Every now and then, I develop a book crush that’s so intense it hurts–in a good way. Lorna Schultz Nicholson’s new title, A Time To Run, is one such crush-y book for me.
A Time To Run is the fourth and newest book in the One2One series, also known as the “Best Buddies” series.
As explained in an Author’s Note: “The Best Buddies is a real program that operates in schools, including colleges, all over the world. Students with intellectual disabilities pair up with volunteer peer ‘Buddies.’ They meet together, one-to-one, at least twice monthly to engage in fun, social interaction. They also participate in group activities.”
In previous books from the One2One series, the intellectually-disabled characters include Harrison (Fragile Bones), who is on the autism spectrum; Erika (Born With), who was born with Down syndrome; Madeline (Bent Not Broken) who suffered a brain injury; and now Stuart (A Time To Run) who was born with fetal alcohol spectrum disorder.
In each book, the stories are told in first-person narrative which alternates between the characters with the intellectual disabilities, and those of their peer buddies.
But back to that book crush… As a former junior-high teacher who worked with students born with FASD, I feel that Schultz Nicholson once again captured the voice of her intellectually-disabled character. And as Sam, Stuart’s peer buddy, says of him “Stuart sure could be complicated.”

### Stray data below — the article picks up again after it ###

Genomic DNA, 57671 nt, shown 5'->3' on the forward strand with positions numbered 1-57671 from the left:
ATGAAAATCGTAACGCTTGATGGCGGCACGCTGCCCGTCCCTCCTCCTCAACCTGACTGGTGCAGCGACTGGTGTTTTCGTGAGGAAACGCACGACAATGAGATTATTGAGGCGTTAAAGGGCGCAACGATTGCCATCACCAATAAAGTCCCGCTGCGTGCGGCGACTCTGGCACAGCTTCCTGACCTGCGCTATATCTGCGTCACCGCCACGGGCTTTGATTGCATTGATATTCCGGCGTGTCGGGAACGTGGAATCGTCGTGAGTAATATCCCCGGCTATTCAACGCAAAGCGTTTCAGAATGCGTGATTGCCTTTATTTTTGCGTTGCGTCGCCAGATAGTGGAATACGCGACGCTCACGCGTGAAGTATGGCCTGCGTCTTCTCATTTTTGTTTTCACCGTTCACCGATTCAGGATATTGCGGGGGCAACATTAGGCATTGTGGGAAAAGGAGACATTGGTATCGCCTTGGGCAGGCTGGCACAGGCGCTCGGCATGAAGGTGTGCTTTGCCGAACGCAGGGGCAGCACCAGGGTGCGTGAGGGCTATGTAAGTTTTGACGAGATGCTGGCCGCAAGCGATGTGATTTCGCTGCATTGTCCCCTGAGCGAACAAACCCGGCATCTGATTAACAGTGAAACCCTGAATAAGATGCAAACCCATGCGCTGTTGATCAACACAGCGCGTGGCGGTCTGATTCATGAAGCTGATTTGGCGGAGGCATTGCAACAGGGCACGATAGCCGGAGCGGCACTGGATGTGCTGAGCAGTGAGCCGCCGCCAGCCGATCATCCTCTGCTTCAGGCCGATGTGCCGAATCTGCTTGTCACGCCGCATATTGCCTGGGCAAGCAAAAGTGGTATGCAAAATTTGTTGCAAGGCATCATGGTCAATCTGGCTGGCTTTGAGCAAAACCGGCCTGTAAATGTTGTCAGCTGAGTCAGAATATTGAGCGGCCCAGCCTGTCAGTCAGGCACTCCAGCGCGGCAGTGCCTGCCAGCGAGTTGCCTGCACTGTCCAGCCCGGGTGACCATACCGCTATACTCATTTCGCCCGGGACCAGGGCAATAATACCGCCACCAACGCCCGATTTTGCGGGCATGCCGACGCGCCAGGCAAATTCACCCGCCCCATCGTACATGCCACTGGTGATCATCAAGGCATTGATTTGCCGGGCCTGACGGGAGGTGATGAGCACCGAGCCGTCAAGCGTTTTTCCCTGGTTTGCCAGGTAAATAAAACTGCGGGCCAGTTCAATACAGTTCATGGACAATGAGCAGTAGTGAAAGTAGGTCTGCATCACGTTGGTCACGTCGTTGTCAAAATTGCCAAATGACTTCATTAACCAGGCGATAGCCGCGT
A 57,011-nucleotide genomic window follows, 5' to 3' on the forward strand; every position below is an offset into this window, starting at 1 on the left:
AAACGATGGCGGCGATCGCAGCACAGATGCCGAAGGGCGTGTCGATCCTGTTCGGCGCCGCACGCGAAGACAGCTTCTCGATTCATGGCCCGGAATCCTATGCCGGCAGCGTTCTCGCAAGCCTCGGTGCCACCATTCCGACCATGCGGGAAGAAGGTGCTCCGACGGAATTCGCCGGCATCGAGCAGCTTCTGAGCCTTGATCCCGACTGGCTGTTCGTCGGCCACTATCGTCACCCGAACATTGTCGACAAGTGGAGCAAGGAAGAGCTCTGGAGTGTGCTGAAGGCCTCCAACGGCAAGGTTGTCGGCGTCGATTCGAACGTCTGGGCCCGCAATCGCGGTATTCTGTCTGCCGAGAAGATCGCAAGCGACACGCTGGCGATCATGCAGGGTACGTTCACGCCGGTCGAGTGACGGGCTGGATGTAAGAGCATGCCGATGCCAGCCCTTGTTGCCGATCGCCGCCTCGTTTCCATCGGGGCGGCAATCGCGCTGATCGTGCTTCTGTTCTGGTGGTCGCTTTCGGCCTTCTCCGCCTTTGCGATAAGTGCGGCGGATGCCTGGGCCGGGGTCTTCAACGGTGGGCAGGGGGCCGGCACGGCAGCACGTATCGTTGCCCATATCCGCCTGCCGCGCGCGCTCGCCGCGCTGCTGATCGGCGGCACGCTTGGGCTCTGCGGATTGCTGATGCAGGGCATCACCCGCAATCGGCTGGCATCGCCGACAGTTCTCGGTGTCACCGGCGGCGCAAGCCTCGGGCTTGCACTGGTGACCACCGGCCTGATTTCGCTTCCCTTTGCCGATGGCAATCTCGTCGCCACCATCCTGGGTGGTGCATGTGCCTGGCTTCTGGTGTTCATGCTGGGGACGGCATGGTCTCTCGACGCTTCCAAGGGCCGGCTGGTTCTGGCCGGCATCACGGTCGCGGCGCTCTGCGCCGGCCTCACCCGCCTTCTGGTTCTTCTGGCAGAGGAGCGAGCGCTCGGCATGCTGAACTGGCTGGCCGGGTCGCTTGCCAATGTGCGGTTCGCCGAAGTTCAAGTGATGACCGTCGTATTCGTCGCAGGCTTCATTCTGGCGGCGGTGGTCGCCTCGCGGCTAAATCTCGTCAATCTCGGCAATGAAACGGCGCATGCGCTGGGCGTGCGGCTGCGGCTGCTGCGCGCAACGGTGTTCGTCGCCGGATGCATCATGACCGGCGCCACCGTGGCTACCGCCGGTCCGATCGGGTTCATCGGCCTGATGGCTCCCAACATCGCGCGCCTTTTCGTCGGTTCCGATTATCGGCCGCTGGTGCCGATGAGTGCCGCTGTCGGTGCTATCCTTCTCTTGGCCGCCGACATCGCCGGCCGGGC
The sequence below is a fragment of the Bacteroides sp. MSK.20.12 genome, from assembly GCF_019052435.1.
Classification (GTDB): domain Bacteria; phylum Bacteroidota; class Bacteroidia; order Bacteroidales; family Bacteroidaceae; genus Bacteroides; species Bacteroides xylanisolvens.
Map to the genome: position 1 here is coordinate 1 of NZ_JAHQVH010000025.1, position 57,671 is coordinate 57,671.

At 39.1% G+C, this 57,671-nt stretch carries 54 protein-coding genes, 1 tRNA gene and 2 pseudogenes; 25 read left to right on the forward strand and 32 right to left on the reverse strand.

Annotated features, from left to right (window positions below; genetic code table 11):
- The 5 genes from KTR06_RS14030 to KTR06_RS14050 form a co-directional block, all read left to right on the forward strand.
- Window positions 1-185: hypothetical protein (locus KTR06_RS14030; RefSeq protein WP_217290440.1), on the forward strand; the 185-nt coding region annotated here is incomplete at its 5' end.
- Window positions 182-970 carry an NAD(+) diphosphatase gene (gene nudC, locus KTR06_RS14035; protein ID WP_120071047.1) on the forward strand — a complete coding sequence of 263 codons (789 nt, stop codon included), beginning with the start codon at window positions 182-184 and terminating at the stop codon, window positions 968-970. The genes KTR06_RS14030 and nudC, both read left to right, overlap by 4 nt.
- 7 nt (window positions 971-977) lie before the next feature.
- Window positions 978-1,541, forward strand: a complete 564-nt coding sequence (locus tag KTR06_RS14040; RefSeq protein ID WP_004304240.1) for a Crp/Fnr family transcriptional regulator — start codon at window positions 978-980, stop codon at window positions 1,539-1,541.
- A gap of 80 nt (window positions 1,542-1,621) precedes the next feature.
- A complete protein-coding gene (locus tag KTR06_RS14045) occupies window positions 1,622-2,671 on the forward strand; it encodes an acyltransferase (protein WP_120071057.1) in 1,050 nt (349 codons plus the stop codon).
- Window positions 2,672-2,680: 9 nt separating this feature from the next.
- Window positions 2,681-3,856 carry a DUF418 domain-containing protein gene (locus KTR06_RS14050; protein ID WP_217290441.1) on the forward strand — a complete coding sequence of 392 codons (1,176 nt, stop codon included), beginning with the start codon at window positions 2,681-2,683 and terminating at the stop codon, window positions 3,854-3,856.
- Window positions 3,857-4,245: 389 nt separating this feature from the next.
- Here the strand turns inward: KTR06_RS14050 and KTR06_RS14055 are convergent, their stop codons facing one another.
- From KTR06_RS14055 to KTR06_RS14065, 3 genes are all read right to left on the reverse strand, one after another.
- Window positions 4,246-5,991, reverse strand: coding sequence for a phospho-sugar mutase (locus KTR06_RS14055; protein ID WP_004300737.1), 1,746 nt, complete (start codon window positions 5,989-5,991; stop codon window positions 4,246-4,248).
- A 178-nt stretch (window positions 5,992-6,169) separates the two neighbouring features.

Stuart is indeed complicated, and Schultz Nicholson does not shy away from portraying even the more challenging sides of his personality. Born to an abusive, alcoholic mother, Stuart now lives in a loving adoptive home, where he sleeps on a bed in the middle of his bedroom such that he is less apt to damage the walls. He hates conversations about consequences and – I’m not going to use any euphemisms here – he lies.
He lies to his educational assistant about the ten minutes that his mom made him spend repairing the new holes he punched into the wall. He lies to his parents about the unsavoury character he spent the afternoon with when he was supposed to be at track practice. Stuart’s go-to line when he doesn’t want to answer a question that might land him in trouble is “I dunno.” (Pretty smooth, Stuart!)
Stuart however remains an appealing, well-rounded character whose potential shines through, especially when he is with best buddy Samir, aka “Sam,” who suffers from his own challenges.
In the early pages of A Time To Run, basketball-star Sam suffers a nearly-fatal heart episode which derails his athletic career. As A Time To Run evolves, it is clear that both Stuart and Sam are at their best when they are working through their various challenges–and simply hanging out–together.
My only complaint is that A Time To Run and the rest of the One2One series arrived after my years of teaching junior-high students on a daily basis. I so wish this series had been available to me when working with special-needs students in Toronto and in Edmonton. Hence my need to offer this shout-out about the entire One2One series.
A Time To Run is another heartwarming story by Lorna Schultz Nicholson. I highly recommend it to tween and teen readers, adults, educators and to anyone who enjoys books that foster diversity, hope and sympathy.
A Time To Run is available March 15, 2018. Currently available for pre-order.